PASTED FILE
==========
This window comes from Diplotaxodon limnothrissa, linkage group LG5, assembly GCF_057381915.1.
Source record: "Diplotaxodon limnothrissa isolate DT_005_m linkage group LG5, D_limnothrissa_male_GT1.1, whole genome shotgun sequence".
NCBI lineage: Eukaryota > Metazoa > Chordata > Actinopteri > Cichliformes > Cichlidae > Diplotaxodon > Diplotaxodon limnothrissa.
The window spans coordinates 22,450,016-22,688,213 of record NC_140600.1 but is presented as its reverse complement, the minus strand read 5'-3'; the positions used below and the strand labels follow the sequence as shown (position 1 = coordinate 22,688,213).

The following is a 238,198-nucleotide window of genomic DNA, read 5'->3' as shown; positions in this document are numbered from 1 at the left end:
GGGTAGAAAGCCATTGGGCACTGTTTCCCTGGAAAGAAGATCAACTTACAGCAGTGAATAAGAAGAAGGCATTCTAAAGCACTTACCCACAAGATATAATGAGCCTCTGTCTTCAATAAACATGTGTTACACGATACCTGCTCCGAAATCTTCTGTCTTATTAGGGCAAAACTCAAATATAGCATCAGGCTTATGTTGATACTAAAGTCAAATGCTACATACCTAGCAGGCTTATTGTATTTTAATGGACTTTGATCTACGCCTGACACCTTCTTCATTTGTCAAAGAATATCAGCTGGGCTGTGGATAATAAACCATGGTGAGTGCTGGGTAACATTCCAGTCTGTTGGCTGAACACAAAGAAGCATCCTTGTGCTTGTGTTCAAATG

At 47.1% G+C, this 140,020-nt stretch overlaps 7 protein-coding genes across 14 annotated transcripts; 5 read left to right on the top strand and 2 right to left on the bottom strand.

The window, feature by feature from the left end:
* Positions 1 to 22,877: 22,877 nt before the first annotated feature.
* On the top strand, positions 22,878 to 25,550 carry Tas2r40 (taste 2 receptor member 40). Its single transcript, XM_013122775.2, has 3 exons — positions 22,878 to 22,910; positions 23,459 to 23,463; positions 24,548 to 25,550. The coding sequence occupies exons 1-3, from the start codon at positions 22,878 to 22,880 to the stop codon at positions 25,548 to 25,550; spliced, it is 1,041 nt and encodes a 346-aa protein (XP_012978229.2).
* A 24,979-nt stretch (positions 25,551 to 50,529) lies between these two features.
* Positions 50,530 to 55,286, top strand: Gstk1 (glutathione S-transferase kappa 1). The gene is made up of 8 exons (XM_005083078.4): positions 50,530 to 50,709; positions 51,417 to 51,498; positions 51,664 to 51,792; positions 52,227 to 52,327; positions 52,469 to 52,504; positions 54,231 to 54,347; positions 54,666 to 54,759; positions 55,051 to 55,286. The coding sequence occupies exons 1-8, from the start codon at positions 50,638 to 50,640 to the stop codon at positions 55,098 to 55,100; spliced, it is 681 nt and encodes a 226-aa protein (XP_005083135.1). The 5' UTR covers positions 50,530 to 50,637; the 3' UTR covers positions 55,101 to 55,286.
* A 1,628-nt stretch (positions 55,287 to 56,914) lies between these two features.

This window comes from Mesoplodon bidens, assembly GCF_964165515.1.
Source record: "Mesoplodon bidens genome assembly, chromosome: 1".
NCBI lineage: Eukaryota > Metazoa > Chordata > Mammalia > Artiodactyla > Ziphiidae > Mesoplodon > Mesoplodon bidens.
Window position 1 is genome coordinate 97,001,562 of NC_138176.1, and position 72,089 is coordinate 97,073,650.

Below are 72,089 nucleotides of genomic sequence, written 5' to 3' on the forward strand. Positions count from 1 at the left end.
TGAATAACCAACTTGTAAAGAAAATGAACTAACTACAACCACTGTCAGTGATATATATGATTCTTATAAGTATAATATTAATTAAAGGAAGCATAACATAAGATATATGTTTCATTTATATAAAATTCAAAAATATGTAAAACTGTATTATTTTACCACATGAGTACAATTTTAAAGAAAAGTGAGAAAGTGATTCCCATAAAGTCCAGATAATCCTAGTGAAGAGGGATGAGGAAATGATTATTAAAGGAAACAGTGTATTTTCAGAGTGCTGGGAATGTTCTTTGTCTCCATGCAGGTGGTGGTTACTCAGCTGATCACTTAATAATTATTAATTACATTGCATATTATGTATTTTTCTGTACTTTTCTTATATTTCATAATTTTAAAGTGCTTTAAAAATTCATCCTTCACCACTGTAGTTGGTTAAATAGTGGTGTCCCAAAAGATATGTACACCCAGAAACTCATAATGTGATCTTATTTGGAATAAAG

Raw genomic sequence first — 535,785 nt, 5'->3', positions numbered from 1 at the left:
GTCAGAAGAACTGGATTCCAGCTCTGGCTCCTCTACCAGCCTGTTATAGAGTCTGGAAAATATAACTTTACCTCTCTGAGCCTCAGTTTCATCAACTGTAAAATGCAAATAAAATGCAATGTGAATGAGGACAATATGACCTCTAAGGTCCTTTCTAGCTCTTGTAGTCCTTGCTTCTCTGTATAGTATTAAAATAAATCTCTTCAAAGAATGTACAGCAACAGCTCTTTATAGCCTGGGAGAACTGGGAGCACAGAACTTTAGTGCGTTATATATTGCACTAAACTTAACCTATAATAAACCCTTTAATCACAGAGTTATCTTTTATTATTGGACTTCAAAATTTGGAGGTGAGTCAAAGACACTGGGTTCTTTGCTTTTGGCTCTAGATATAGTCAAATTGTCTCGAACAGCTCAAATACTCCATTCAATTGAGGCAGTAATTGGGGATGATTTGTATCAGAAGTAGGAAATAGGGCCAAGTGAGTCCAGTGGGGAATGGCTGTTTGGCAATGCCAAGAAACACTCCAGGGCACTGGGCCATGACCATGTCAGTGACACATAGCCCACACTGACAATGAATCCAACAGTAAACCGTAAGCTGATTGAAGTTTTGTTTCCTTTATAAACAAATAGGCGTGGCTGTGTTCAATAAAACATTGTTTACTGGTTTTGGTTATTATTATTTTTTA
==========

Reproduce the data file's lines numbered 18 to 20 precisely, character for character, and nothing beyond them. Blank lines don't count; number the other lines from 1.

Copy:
Below are 72,089 nucleotides of genomic sequence, written 5' to 3' on the forward strand. Positions count from 1 at the left end.
TGAATAACCAACTTGTAAAGAAAATGAACTAACTACAACCACTGTCAGTGATATATATGATTCTTATAAGTATAATATTAATTAAAGGAAGCATAACATAAGATATATGTTTCATTTATATAAAATTCAAAAATATGTAAAACTGTATTATTTTACCACATGAGTACAATTTTAAAGAAAAGTGAGAAAGTGATTCCCATAAAGTCCAGATAATCCTAGTGAAGAGGGATGAGGAAATGATTATTAAAGGAAACAGTGTATTTTCAGAGTGCTGGGAATGTTCTTTGTCTCCATGCAGGTGGTGGTTACTCAGCTGATCACTTAATAATTATTAATTACATTGCATATTATGTATTTTTCTGTACTTTTCTTATATTTCATAATTTTAAAGTGCTTTAAAAATTCATCCTTCACCACTGTAGTTGGTTAAATAGTGGTGTCCCAAAAGATATGTACACCCAGAAACTCATAATGTGATCTTATTTGGAATAAAG

Raw genomic sequence first — 535,785 nt, 5'->3', positions numbered from 1 at the left: